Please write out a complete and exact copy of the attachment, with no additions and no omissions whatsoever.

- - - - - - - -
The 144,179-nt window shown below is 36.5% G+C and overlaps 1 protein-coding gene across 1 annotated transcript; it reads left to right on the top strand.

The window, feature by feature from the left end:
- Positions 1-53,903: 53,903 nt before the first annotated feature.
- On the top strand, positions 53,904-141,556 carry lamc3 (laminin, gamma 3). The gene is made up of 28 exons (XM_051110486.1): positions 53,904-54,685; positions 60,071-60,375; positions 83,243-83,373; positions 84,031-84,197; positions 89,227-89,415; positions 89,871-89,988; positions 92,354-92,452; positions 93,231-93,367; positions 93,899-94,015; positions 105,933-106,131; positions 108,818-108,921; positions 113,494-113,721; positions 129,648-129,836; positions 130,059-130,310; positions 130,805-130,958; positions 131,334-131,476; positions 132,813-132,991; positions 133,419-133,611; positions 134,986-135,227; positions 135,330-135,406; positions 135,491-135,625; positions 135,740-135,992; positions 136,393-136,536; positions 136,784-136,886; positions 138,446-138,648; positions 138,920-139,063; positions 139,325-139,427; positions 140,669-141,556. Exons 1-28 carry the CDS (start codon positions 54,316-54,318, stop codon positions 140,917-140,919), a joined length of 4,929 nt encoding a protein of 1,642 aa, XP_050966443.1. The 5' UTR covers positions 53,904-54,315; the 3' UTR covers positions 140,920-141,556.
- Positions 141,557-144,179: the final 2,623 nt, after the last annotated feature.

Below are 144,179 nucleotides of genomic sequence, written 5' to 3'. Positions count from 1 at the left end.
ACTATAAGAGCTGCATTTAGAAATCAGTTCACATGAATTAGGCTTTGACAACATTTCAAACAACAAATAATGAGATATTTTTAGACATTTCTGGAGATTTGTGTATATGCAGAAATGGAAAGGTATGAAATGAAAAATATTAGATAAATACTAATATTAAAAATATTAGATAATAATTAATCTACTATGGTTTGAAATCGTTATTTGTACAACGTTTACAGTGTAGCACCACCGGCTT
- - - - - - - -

The 144,179-nt window shown below is 36.5% G+C and overlaps 1 protein-coding gene across 1 annotated transcript; it reads left to right on the top strand.

The window, feature by feature from the left end:
- Positions 1-53,903: 53,903 nt before the first annotated feature.
- On the top strand, positions 53,904-141,556 carry lamc3 (laminin, gamma 3). The gene is made up of 28 exons (XM_051110486.1): positions 53,904-54,685; positions 60,071-60,375; positions 83,243-83,373; positions 84,031-84,197; positions 89,227-89,415; positions 89,871-89,988; positions 92,354-92,452; positions 93,231-93,367; positions 93,899-94,015; positions 105,933-106,131; positions 108,818-108,921; positions 113,494-113,721; positions 129,648-129,836; positions 130,059-130,310; positions 130,805-130,958; positions 131,334-131,476; positions 132,813-132,991; positions 133,419-133,611; positions 134,986-135,227; positions 135,330-135,406; positions 135,491-135,625; positions 135,740-135,992; positions 136,393-136,536; positions 136,784-136,886; positions 138,446-138,648; positions 138,920-139,063; positions 139,325-139,427; positions 140,669-141,556. Exons 1-28 carry the CDS (start codon positions 54,316-54,318, stop codon positions 140,917-140,919), a joined length of 4,929 nt encoding a protein of 1,642 aa, XP_050966443.1. The 5' UTR covers positions 53,904-54,315; the 3' UTR covers positions 140,920-141,556.
- Positions 141,557-144,179: the final 2,623 nt, after the last annotated feature.

Below are 144,179 nucleotides of genomic sequence, written 5' to 3'. Positions count from 1 at the left end.
ACTATAAGAGCTGCATTTAGAAATCAGTTCACATGAATTAGGCTTTGACAACATTTCAAACAACAAATAATGAGATATTTTTAGACATTTCTGGAGATTTGTGTATATGCAGAAATGGAAAGGTATGAAATGAAAAATATTAGATAAATACTAATATTAAAAATATTAGATAATAATTAATCTACTATGGTTTGAAATCGTTATTTGTACAACGTTTACAGTGTAGCACCACCGGCTT